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A line segment target can be detected among distractors of a different orientation by a fast 'preattentive' process. One view is that this depends on detection of a 'feature gradient', which enables subjects to locate where the target is without necessarily identifying what it is. An alternative view is that a target can be identified as distinctive in a particular 'feature map' without subjects knowing where it is in that map. Experiments are reported in which briefly exposed arrays of line segments were followed by a pattern mask, and the threshold stimulus-mask interval determined for three tasks: 'what'--subjects reported whether the target was vertical or horizontal among oblique distractors; 'coarse where'--subjects reported whether the target was in the upper or lower half of the array; 'fine where'--subjects reported whether or not the target was in a set of four particular array positions. The threshold interval was significantly lower for the 'coarse where' than for the 'what' task, indicating that, even though localization in this task depends on the target's orientation difference, this localization is possible without absolute identification of target orientation. However, for the 'fine where' task, intervals as long as or longer than those for the 'what' task were required. It appears either that different localization processes work at different levels of resolution, or that a single localization process, independent of identification, can increase its resolution at the expense of processing speed. These possibilities are discussed in terms of distinct neural representations of the visual field and fixed or variable localization processes acting upon them.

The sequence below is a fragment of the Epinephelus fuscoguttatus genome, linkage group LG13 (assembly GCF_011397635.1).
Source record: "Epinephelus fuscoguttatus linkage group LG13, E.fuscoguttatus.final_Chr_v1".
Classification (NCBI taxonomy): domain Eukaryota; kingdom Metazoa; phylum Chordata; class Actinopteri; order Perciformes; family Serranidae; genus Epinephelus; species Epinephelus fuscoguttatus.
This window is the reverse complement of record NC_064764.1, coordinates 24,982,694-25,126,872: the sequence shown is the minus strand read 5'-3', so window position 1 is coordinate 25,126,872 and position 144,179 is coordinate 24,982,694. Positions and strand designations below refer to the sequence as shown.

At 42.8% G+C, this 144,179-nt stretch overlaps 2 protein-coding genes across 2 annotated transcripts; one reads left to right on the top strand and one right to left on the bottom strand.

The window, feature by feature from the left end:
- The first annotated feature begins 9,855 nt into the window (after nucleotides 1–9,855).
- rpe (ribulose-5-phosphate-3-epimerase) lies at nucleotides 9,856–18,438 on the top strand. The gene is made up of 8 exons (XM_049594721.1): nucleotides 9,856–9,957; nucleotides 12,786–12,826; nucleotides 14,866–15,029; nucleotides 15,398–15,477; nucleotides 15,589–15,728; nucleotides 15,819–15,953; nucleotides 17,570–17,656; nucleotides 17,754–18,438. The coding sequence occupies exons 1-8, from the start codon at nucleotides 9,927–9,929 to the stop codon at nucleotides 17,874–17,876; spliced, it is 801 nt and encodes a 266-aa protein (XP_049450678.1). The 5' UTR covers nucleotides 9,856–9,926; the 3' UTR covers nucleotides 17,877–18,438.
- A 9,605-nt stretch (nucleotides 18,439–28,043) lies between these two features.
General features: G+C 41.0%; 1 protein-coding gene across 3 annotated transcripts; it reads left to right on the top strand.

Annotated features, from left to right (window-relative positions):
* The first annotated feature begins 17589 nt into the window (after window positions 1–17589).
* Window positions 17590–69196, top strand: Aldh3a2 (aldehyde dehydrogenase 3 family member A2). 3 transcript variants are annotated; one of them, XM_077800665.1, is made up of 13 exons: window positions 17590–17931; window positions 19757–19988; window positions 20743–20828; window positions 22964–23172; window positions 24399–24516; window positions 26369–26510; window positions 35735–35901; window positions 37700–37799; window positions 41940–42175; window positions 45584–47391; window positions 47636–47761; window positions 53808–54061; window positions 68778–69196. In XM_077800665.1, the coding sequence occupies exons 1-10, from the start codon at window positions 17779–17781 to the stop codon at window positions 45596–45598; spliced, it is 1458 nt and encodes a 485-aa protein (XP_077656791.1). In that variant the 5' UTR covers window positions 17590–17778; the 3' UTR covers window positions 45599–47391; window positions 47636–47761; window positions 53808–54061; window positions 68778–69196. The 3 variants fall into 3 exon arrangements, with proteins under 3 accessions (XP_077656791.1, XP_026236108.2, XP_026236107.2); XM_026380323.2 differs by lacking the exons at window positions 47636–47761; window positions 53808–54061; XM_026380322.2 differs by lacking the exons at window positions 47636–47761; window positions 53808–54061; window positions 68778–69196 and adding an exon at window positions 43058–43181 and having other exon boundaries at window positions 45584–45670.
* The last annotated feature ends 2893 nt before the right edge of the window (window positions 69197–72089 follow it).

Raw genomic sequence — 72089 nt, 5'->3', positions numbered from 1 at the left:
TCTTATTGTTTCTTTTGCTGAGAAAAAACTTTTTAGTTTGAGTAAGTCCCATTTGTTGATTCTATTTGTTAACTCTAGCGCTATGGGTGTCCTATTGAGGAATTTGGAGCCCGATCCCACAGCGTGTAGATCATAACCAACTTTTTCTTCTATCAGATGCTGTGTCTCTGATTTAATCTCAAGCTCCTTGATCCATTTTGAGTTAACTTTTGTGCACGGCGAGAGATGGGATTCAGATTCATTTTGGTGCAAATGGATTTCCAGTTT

Original publication




Journal article



Publication Date





181 - 189


Attention, Discrimination Learning, Form Perception, Humans, Orientation, Pattern Recognition, Visual, Psychophysics